Welcome to the WWII Forums! Log in or Sign up to interact with the community.

Was Worthing Toxic Cloud Mustard Gas?

Discussion in 'Military History' started by GRW, Aug 12, 2019.

  1. GRW

    GRW Pillboxologist Patron   WW2|ORG Editor

    Joined:
    Oct 26, 2003
    Messages:
    19,074
    Likes Received:
    2,195
    Location:
    Stirling, Scotland
    Possible, I suppose.
    "A toxic cloud which left up to a dozen people vomiting on Worthing beach may have been poison gas leaking from a munitions ship dating back to the First World War.
    An investigation is now underway by The Maritime and Coastguard Agency after a toxic haze saw people evacuated from the seaside resort in East Sussex following complaints of sore eyes and vomiting on August 11.
    Following the incident, it is now feared that the cloud may have been caused by the dozens of cargo vessels and munitions ships containing weapons and poisonous gas that were sunk in the English Channel during the war from 1914-1918.
    In May, deadly mustard gas leaked from a First World War underwater 'weapons cemetery' in the North Sea, close to the Belgian coast.
    Traces of the gas - which killed thousands of soldiers in the conflict - have since been found in at least two locations in the North Sea close to the Flanders coast in Belgium.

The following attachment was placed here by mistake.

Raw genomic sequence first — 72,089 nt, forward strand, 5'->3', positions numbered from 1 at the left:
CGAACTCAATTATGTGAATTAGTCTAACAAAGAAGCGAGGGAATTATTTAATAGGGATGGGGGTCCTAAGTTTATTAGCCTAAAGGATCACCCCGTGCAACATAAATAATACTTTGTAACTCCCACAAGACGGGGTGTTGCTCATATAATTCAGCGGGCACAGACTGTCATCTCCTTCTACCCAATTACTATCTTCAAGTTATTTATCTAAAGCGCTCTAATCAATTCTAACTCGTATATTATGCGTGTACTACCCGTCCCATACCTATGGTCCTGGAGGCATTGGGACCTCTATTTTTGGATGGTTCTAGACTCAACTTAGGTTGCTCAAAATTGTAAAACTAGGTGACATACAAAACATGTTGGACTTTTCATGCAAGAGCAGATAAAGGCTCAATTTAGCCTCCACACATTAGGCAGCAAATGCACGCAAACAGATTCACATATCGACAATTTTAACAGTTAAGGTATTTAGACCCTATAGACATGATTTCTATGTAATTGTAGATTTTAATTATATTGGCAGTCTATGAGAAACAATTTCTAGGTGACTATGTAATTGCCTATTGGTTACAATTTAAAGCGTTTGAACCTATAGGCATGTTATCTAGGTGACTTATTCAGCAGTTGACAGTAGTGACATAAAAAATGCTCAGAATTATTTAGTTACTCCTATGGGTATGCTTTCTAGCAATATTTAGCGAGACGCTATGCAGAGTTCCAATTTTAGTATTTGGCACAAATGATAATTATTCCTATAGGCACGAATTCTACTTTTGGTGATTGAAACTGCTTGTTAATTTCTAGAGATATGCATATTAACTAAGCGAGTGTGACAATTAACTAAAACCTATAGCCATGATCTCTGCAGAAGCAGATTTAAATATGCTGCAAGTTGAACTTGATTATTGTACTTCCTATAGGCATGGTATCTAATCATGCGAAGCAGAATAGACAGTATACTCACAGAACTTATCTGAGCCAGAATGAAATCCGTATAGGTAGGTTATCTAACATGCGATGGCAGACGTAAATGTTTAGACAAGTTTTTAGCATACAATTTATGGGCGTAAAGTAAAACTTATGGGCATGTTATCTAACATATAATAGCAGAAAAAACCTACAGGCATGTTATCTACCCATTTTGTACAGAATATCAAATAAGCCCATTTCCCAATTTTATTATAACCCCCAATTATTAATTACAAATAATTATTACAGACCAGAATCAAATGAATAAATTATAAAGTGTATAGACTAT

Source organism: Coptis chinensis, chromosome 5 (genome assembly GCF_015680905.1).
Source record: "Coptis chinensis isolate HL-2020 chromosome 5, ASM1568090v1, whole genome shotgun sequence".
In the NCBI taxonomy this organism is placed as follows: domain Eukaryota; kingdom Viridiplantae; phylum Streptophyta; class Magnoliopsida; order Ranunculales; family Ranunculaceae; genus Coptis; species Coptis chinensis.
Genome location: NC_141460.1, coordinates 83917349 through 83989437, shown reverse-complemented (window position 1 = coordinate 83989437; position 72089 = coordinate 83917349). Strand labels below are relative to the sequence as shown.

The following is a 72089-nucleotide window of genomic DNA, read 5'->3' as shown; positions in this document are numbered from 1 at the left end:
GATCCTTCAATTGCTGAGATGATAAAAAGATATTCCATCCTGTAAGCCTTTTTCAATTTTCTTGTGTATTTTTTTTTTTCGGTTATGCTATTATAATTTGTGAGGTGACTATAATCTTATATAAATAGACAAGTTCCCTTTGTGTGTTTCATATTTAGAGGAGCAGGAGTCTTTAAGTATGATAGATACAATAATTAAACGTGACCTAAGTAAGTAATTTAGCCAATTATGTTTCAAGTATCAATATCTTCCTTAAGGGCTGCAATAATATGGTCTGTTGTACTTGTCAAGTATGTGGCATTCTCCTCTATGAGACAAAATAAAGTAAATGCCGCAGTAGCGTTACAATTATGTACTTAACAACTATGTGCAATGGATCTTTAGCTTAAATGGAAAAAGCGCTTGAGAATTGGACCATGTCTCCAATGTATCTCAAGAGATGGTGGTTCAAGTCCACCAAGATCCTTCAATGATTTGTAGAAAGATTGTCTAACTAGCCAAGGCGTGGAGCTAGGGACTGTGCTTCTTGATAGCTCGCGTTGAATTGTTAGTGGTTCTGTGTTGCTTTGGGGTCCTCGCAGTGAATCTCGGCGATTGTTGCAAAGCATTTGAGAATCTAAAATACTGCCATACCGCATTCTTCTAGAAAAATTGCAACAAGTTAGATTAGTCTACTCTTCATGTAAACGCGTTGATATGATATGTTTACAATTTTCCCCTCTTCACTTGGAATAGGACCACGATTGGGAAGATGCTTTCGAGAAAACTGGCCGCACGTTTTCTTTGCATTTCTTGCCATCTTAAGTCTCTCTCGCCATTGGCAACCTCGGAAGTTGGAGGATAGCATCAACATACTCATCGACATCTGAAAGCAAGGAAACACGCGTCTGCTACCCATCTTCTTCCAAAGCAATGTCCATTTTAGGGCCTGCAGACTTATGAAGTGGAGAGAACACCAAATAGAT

A toxic cloud which left up to a dozen people vomiting on Worthing beach may have been poison gas leaking from a munitions ship dating back to the First World War.
    An investigation is now underway by The Maritime and Coastguard Agency after a toxic haze saw people evacuated from the seaside resort in East Sussex following complaints of sore eyes and vomiting on August 11.
    Following the incident, it is now feared that the cloud may have been caused by the dozens of cargo vessels and munitions ships containing weapons and poisonous gas that were sunk in the English Channel during the war from 1914-1918.
    In May, deadly mustard gas leaked from a First World War underwater 'weapons cemetery' in the North Sea, close to the Belgian coast.
    Traces of the gas - which killed thousands of soldiers in the conflict - have since been found in at least two locations in the North Sea close to the Flanders coast in Belgium. "
    www.dailymail.co.uk/news/article-7348751/Toxic-cloud-left-dozen-people-vomiting-Worthing-beach-POISON-GAS.html
     

Share This Page